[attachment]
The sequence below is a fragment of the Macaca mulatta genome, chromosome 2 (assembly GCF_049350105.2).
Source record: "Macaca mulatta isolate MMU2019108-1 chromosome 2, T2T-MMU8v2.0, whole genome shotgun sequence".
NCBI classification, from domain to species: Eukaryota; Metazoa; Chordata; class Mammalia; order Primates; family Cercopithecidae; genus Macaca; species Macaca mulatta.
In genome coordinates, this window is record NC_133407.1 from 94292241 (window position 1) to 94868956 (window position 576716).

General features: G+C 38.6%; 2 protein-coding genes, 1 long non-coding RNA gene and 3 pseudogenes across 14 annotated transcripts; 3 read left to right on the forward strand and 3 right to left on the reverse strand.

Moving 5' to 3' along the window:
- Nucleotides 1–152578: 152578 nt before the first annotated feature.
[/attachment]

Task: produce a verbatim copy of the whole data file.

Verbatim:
The sequence below is a fragment of the Macaca mulatta genome, chromosome 2 (assembly GCF_049350105.2).
Source record: "Macaca mulatta isolate MMU2019108-1 chromosome 2, T2T-MMU8v2.0, whole genome shotgun sequence".
NCBI classification, from domain to species: Eukaryota; Metazoa; Chordata; class Mammalia; order Primates; family Cercopithecidae; genus Macaca; species Macaca mulatta.
In genome coordinates, this window is record NC_133407.1 from 94292241 (window position 1) to 94868956 (window position 576716).

General features: G+C 38.6%; 2 protein-coding genes, 1 long non-coding RNA gene and 3 pseudogenes across 14 annotated transcripts; 3 read left to right on the forward strand and 3 right to left on the reverse strand.

Moving 5' to 3' along the window:
- Nucleotides 1–152578: 152578 nt before the first annotated feature.